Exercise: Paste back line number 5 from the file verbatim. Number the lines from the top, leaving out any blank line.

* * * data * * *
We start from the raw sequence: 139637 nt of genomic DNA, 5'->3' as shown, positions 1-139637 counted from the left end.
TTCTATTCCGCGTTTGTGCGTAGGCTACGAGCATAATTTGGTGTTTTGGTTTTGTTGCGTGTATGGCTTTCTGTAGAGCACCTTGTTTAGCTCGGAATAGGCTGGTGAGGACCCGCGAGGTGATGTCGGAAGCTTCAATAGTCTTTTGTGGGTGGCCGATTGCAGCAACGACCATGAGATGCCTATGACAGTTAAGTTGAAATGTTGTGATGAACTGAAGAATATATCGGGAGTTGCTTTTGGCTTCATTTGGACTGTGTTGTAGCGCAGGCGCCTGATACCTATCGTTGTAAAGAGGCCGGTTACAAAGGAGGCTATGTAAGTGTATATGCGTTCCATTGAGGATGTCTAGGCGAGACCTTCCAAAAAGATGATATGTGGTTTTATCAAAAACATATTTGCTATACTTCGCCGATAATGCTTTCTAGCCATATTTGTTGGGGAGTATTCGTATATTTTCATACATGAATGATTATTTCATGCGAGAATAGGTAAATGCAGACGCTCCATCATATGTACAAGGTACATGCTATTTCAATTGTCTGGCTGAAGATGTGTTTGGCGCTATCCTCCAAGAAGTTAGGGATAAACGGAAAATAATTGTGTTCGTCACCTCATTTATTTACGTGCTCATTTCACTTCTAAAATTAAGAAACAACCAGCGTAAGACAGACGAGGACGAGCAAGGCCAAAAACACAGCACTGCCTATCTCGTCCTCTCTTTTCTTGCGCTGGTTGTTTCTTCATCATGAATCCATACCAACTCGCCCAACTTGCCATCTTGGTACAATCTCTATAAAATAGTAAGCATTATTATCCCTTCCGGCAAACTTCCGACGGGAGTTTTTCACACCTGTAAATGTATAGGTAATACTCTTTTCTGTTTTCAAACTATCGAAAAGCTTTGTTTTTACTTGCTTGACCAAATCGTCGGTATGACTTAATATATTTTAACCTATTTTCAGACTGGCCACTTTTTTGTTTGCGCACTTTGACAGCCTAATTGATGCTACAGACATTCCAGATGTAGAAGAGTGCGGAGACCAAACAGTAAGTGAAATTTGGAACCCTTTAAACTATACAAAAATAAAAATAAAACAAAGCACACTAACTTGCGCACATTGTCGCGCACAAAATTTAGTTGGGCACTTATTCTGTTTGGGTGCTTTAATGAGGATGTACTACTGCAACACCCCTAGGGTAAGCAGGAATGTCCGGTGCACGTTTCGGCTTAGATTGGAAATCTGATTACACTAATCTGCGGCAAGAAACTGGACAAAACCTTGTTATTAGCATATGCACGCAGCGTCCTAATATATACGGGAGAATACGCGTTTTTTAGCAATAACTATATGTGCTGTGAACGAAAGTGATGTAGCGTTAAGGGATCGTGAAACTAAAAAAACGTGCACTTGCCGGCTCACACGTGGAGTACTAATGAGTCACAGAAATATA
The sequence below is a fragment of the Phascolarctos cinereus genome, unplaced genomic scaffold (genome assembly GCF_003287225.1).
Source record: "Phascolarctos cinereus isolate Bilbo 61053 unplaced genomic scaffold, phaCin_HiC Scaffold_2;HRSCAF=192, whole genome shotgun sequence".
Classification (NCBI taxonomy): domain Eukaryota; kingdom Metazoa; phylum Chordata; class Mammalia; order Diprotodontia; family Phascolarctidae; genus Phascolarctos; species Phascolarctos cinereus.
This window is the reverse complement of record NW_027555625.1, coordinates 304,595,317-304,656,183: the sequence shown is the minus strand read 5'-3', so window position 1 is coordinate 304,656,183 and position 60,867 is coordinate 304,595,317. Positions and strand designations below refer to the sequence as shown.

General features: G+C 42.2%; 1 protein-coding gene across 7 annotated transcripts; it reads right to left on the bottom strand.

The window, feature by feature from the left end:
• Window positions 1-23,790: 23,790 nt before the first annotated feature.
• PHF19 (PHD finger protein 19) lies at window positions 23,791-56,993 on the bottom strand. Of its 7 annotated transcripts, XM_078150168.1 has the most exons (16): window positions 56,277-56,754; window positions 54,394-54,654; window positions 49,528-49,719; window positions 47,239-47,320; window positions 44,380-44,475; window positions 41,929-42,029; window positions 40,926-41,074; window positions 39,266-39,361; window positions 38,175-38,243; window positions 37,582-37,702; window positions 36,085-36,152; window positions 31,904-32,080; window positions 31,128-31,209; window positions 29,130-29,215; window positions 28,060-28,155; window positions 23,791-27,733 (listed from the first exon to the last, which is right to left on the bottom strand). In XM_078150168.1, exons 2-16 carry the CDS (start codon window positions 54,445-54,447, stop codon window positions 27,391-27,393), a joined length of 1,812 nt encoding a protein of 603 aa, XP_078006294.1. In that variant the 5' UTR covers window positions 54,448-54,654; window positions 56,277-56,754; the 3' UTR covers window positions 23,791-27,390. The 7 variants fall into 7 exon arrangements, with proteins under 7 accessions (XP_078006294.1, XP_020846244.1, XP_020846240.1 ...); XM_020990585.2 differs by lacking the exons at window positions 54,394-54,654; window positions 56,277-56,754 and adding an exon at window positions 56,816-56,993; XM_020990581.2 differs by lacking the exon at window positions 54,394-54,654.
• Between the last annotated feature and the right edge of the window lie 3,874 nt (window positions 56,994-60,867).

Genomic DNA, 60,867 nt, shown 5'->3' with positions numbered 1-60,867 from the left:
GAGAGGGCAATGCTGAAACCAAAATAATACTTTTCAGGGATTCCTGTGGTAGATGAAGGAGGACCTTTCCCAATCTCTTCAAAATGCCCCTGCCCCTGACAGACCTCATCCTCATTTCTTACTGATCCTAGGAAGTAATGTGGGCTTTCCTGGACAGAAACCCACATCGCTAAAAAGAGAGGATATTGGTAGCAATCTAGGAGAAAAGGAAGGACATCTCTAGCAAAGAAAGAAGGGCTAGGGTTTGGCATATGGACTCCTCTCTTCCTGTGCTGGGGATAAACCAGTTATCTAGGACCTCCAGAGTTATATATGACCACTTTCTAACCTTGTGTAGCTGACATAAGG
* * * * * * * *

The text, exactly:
Classification (NCBI taxonomy): domain Eukaryota; kingdom Metazoa; phylum Chordata; class Mammalia; order Diprotodontia; family Phascolarctidae; genus Phascolarctos; species Phascolarctos cinereus.